Gregg W. Steinhafel
Jodeen, do you want to…
Jodeen A. Kozlak
Yes. So let's put the background check process into perspective here because I agree, and Target has done a very nice job of putting together a nondiscriminatory legal background process that really does balance the needs of qualified applicants with the needs of the business. And in that regard, a criminal conviction will not bar you from employment at Target unless -- and it's very important, unless the nature of that conviction would somehow compromise the safety, the welfare of our team, of our guests or somehow compromise the property. And so we're very conservative in terms of how we approach that. We're very fair and neutral in terms of how we engage with applicants on that issue. And with regard to the organization that you represent, I know we've been actively engaged in discussing this and very cooperatively working with you and answering all of your questions. So I hear the point that you're making. But from a fair and balanced perspective, we feel like we already do take a leadership role in terms of really making sure applicants get a fair shake but the business and the team and the guests are protected and...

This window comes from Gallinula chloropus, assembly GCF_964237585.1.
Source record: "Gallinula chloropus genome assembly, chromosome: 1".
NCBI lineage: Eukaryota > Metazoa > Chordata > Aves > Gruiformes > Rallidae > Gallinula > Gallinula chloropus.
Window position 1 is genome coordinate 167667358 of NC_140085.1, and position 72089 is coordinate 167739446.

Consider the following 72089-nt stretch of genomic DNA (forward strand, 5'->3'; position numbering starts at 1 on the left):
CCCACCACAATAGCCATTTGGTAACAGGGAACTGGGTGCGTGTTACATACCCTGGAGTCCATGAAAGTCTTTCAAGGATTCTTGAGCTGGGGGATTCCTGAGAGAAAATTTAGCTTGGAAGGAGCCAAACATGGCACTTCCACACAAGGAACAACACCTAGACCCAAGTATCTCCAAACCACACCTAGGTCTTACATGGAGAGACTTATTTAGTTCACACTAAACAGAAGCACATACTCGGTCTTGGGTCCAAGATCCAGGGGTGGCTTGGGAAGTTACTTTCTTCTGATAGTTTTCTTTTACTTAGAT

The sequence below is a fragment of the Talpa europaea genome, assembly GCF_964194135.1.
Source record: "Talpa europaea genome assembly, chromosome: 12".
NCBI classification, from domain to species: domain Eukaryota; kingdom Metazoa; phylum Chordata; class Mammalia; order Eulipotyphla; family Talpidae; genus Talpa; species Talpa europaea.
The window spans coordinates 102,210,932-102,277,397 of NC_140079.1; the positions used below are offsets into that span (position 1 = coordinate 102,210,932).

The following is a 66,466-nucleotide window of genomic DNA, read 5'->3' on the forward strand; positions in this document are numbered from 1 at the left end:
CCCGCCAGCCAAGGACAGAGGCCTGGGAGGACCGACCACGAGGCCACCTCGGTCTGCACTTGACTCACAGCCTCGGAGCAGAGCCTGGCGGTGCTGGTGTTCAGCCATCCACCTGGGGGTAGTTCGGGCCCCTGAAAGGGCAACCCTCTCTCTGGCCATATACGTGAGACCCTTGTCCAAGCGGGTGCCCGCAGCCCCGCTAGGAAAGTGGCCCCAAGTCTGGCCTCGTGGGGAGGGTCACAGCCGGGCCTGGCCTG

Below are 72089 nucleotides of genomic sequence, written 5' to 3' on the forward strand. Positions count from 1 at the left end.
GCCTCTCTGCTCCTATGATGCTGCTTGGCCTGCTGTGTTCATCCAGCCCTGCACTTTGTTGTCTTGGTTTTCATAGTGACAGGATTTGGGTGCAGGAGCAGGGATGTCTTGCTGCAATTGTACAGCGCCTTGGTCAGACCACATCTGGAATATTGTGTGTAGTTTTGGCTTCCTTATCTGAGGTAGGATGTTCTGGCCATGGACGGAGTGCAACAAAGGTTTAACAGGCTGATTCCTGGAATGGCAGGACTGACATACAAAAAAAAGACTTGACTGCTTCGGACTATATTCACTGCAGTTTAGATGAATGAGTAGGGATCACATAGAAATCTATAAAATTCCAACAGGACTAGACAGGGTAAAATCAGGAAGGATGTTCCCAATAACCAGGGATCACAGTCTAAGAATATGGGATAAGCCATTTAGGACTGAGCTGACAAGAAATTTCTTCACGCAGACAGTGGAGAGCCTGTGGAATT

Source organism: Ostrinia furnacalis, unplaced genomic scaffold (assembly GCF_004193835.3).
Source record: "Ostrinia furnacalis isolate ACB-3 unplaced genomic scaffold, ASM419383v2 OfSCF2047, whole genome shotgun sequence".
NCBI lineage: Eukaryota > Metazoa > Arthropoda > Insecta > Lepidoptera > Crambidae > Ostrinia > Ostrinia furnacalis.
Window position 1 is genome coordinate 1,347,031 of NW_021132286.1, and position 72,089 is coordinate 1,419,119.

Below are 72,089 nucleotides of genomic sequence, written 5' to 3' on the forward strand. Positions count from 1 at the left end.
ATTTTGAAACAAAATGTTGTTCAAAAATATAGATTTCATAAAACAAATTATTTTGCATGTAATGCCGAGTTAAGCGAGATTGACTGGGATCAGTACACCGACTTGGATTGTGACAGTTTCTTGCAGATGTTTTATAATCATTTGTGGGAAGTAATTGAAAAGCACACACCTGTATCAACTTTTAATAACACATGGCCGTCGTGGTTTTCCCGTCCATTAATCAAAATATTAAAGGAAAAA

So let me ask you this question, can you just remove the question about the criminal records from the application?
Jodeen A. Kozlak
No, we will not do that.
But the woman was -- you had already approved her already and she was -- in that fine-printed piece of paper, in that paper on the application, it says expunged.
Jodeen A. Kozlak
We're very comfortable that the application process from start to finish yields a fair and completely legal approach to hiring, honestly, the best team in retail.